DHS Announces $12 Million for Operation Stonegarden to Support Local Border Security Efforts December 18, 2006Posted by dsheen88 in Immigration Laws and Policies, News and politics, Simply Immigration!, USCIS Press Release.
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Release Date: December 15, 2006
For Immediate Release
Office of the Press Secretary
DHS Press Office, (202) 282-8010
Washington – The U.S. Department of Homeland Security (DHS) announced today more than $12 million in grant awards to the four Southwest border states in support of ongoing local law enforcement efforts at the border. The funding, as part of Operation Stonegarden, assists local authorities with operational costs and equipment purchases that contribute to border security. The distribution of these funds is as follows: Arizona, $6,353,174; California, $1,000,000; New Mexico, $1,580,258; and Texas, $3,070,081.
“Local law enforcement plays an undeniable role in helping to combat crime and secure the border,” said Homeland Security Secretary Michael Chertoff. “Our ultimate success at the border is going to require close coordination with local authorities and sustained commitments to remedying a security challenge that has been decades in the making.”
Operation Stonegarden began as a successful pilot program in fiscal year 2005 that involved 14 border states. The initiative gave states the flexibility to use DHS grant funding to enhance coordination among state and federal law enforcement agencies at our borders. The pilot program resulted in an estimated 214 state, local and tribal agencies working 36,755 man-days on various public safety and border security operations.
Funding for Operation Stonegarden was made available through the fiscal year 2006 Emergency Supplemental Appropriations Act for Defense, the Global War on Terror and Hurricane Recovery. The program requires states to identify and prioritize solutions to their border security needs.
Other resources for this initiative come from the Law Enforcement Terrorism Prevention Program (LETPP). As part of the expansion of Operation Stonegarden in January 2006, the department announced that states had the ability to use up to 25 percent of unspent LETPP funds from fiscal years 2004 and 2005. In addition, states can now use up to of 25 percent of their fiscal year 2006 LETPP funds for border security-related activities.
The $12 million in funds released today by the department will supplement the states’ opportunity to utilize 25 percent of their fiscal year 2006 LETPP funds to further enhance critical border security operations. More than $384 million was awarded nationwide through the LETPP program in fiscal year 2006.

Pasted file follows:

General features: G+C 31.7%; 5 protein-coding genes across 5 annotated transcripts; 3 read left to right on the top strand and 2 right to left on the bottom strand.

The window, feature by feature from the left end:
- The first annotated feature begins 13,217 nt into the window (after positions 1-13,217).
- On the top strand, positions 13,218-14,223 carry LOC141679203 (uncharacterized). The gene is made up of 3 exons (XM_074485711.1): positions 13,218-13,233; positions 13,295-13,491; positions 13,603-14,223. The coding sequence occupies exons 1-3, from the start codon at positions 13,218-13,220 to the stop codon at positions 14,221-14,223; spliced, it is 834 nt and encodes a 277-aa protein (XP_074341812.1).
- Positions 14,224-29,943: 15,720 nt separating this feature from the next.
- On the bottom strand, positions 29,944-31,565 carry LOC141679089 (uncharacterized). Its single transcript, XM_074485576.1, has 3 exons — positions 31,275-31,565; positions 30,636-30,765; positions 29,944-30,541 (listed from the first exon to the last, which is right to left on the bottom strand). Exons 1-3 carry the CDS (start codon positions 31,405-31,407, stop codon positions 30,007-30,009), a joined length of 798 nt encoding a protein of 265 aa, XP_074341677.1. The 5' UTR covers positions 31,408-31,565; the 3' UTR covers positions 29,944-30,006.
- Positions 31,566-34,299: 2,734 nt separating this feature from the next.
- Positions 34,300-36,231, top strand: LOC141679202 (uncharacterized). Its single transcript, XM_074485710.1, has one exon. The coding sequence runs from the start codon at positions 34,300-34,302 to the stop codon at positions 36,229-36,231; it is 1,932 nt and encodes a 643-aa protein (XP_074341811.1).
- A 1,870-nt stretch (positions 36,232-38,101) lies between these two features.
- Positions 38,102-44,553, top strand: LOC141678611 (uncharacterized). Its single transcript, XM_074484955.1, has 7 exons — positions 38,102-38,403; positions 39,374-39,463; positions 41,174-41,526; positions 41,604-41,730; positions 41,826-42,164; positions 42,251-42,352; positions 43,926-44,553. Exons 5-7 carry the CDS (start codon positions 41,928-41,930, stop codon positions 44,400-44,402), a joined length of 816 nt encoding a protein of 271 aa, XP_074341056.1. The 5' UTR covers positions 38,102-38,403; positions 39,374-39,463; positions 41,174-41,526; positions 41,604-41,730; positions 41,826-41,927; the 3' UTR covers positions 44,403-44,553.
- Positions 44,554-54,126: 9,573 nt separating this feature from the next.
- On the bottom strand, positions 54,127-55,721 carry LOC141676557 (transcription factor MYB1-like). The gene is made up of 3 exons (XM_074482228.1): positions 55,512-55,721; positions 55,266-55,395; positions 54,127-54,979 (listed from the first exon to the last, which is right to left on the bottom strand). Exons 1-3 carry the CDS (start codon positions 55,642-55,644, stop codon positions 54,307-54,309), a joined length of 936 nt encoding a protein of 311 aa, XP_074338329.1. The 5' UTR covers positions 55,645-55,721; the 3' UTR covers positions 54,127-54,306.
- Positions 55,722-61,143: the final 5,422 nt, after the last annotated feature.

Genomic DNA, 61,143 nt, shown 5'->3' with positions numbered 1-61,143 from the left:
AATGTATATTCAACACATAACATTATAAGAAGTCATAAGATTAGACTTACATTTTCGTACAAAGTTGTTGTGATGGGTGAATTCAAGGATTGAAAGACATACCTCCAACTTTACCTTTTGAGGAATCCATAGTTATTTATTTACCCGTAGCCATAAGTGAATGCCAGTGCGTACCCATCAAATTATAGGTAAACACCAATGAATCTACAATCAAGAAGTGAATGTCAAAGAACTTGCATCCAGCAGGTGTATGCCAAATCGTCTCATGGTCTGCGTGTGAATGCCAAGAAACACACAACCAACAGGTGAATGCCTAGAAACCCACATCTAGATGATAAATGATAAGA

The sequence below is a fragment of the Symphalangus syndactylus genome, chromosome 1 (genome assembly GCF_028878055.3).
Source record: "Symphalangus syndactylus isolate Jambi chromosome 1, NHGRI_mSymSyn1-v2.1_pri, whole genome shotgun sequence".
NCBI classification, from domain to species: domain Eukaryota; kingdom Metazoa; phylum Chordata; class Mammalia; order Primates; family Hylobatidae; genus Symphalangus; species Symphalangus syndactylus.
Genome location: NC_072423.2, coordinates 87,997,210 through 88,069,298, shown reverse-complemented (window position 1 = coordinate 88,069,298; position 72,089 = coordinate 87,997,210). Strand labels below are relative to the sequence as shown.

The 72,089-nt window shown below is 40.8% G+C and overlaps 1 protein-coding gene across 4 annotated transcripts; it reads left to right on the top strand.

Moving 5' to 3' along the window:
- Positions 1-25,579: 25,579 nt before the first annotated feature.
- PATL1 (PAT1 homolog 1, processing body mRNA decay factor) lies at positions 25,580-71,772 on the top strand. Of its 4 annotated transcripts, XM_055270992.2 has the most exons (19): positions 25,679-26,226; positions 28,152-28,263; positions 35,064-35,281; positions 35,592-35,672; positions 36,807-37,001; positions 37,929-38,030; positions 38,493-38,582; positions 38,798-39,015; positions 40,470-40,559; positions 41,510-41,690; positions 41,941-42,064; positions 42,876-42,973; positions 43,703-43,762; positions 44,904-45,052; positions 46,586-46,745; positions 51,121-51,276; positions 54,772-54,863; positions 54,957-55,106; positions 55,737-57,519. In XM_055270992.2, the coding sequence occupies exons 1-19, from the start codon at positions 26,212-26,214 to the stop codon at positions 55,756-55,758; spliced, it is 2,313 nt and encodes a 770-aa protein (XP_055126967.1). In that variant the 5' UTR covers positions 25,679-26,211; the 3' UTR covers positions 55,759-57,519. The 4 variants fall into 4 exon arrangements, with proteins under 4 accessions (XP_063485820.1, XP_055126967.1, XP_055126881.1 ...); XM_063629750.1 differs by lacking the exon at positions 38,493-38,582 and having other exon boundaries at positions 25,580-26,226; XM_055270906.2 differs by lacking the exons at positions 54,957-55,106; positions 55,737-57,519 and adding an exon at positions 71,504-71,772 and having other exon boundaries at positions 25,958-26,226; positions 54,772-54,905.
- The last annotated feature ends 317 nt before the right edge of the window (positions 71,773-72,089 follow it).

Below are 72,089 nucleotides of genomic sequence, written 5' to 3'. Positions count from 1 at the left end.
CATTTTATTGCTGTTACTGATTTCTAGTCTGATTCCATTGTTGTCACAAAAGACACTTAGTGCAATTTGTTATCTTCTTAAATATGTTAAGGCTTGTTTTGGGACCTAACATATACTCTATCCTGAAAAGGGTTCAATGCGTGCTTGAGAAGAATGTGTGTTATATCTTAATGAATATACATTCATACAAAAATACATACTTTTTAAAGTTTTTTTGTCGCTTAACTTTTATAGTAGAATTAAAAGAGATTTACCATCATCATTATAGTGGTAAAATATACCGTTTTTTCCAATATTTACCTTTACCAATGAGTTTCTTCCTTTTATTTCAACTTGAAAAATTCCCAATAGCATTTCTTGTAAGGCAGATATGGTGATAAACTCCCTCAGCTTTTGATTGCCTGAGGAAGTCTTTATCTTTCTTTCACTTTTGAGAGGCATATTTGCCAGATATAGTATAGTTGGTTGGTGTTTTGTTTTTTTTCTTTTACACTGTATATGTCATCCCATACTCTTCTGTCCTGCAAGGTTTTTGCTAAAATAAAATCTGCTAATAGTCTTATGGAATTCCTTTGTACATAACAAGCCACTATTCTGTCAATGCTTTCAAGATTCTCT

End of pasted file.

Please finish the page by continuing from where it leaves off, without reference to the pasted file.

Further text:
DOS Publishes Final Rule on Consular Interviews for NIV Applicants December 18, 2006Posted by dsheen88 in Immigration Laws and Policies, Simply Immigration!, USCIS Press Release.
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[Federal Register: December 18, 2006 (Volume 71, Number 242)]
[Rules and Regulations]
From the Federal Register Online via GPO Access [wais.access.gpo.gov]
DEPARTMENT OF STATE
22 CFR Part 41
[Public Notice: 5646]
Visas: Documentation of Nonimmigrants Under the Immigration and Nationality Act, as Amended
AGENCY: State Department.
ACTION: Final rule.
SUMMARY: This final rule amends guidance to consular offices for the waiver of personal appearance of applicants for nonimmigrant visas contained at 22 CFR 41.102, to conform to the requirements of Section 222(h) of the Immigration and Nationality Act, as added by section 5301 of the Intelligence Reform and Terrorism Prevention Act of 2004 (IRTPA). The final rule replaces the interim rule published in the Federal Register on July 7, 2003 and reflects legislation enacted subsequent to that rule.
DATES: This rule is effective on December 18, 2006.
FOR FURTHER INFORMATION CONTACT: Charles Robertson, Legislation and Regulations Division, Visa Services, Department of State, Washington, DC 20520-0106, (202) 663-1221, e-mail (firstname.lastname@example.org).
Why is the Department promulgating this rule?
Section 5301 of the Intelligence Reform and Terrorism Prevention Act of 2004 (IRTPA) added a new Section 222(h) to the Immigration and Nationality Act (INA). Section 222(h) sets out detailed statutory requirements for personal interviews of non-immigrant visa applicants in the INA for the first time. Previously, INA Section 222(e) left the question of personal appearance of nonimmigrant visa applicants to be defined by regulation. The Department’s interim rule published on July 7, 2003 (68 FR 40168) defined the requirements for personal appearance. This final rule replaces the previous interim rule to reflect the requirements of IRTPA and the new INA Section 222(h). Most of new Section 222(h) can be implemented through the Department’s existing personal appearance regulations and current requirements for fingerprint collection, but a few changes in the regulations are needed to conform fully to the new interview requirements. The most significant change is that a consular officer must now interview persons in the same age ranges as persons covered by the biometric collection requirement. In addition to the existing list of situations in which an interview may not be waived, the personal interview requirement may not be waived for NIV applicants from third countries and applicants who have been previously refused visas or found ineligible for visas, where that ineligibility was not overcome.